Ever been in the middle of a mediation and think to yourself,
“Yup, I saw this coming before it happened…”
?

Chances are that if you are a practicing mediator you have come to somewhat predict or, at least, “sense” when a client may act or react in certain ways. It’s really important to be able to anticipate client responses in actions during mediations, so that we can try to guide discussions to be productive.

I think that part of that intuition comes to experienced mediators naturally, especially when they share a common culture with their client. But our ability to predict others’ behavior is also ingrained in us as humans. Many professional psychologists argue that as we grow and socialize throughout our lives, we develop “senses” of what behaviours to expect from different individuals in different situations. Indeed, the mind sorts and categorizes previous experiences to allow us to apply knowledge from previous experience, and to create expectations of how others will respond in certain situations. For instance, something as simple as saying “please” and “thank you” comes with our expectation that when we say those words the other person will react to our words in a predicable way – say, to respond with “you’re welcome.”

But life isn’t just “please” and “thank you.” Mediations are often complicated bundles of emotion and behaviours that as professionals we must sift through if we are to successfully guide our clients to lasting settlements. While over time our experiences as mediators may allow us to develop the same sort of “intuition” about people’s behaviours in mediations that we had developed in other areas of our lives, there will always be natural limits to our ability to understand and predict the complicated behaviours we see as professionals. Luckily for us, the field of psychology can help shed some light on our clients’ behaviour. Even better still, there are some techniques we as mediators can employ to better predict our clients’ behaviours, and to therefore better serve our clients by guiding that behaviour towards healthy outcomes. Here is a straightforward formula in every case I mediate:

One of the chief concerns of the field of social psychology is the understanding of how humans interact when together: Within that field, the psychologist Julian Rotter once developed a simple “equation” to help understand and predict potential behaviours. Rotter stated that the behaviour of a person is determined primarily by three things:

1) the expectation that person has for the outcomes their behaviour will create;
2) the “reinforcements” or incentives that person has to act in particular ways; and
3) the individual psychology of that person (by this he meant that people are often subjective, illogical, and may therefore act in unpredictable ways).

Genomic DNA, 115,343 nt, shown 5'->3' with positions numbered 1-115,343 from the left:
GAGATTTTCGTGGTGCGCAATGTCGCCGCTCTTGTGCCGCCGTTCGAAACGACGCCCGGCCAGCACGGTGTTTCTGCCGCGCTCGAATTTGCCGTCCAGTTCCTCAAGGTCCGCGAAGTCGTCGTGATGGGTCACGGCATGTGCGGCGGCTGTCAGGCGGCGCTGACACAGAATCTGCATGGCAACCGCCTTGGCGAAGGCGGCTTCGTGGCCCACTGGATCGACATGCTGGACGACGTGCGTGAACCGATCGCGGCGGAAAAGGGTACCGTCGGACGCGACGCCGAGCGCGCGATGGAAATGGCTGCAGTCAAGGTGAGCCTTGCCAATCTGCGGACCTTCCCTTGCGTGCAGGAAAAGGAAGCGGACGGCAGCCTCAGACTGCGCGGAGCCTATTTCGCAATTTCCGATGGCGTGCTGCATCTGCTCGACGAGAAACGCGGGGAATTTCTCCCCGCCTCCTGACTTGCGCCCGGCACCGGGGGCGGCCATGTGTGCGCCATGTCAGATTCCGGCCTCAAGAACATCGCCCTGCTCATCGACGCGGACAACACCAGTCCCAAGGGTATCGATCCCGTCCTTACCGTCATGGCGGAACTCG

I have found that my ability to predict and thus guide party behaviour has dramatically improved by looking for the three factors in Rotter’s equation. Whenever I start a new case, I ask myself, “what are the incentives of the parties here?” It’s really another way of asking, “what are the forces causing the party interests?” In other words, what motivations do the clients have to act in particular ways? You can often deduce many of the incentives by looking at the case filings and looking at the main issues claimed, the money requested, etc. You can also further clarify the motivations of parties when you speak with them and observe them. Ask yourself the question, “if I were in the party’s shoes, what would I want?” And, “how would I act to get what I want?”

I also try to understand what parties actually expect from the case and from the mediation. This can be a bit trickier than trying to understand incentives, because parties can be afraid to expose their true expectations for a case. For obvious reasons, parties almost never put their bottom lines in their case briefs, so speaking with them is essential to understanding their real hopes for settlement. Build rapport, earn the client’s trust, and look for subtle clues or hints as to what they really expect to get out of the mediation process. This might be as simple as finding their BATNA or WATNA…probe a little. Once you understand a party’s bottom-line and alternatives to negotiation, it’s a whole lot easier to predict how they will react to offers you might bring them in caucus.

And finally, as mediators we of course rarely “know” the psychological “state” of a person, but we certainly can guess if there are any biases that may affect their behaviour. Look for clues in the client’s background, the way they present themselves and their thoughts, and their communication styles. It is impossible to always be able to predict client behaviour; but it is possible to become good at inferring how clients may perceive or approach their cases.

Humans are complicated creatures, and naturally so too is our behaviour. As mediators we are tasked with helping clients work through the surface-level complications of their cases, and at times that means helping to guide client behaviour throughout the mediation. The process of guiding behaviours as mediators will never be foolproof, but applying some basic principles in analyzing our cases can certainly help give us insight on our path to settlement.

by Zachary Ulrich

Zachary P. Ulrich is currently a researcher for Pepperdine School of Law’s Straus Institute for Dispute Resolution. He holds a JD, Masters in Dispute Resolution, and Masters in Psychology (Clinical). Zach is an alumnus of General Electric’s highly-esteemed Financial Management Program, where he held several financial analysis positions of increasing responsibility and completed a graduate-level education in business management and operations. He has published over twenty-five articles and commentaries on organizational conflict resolution and mediation psychology.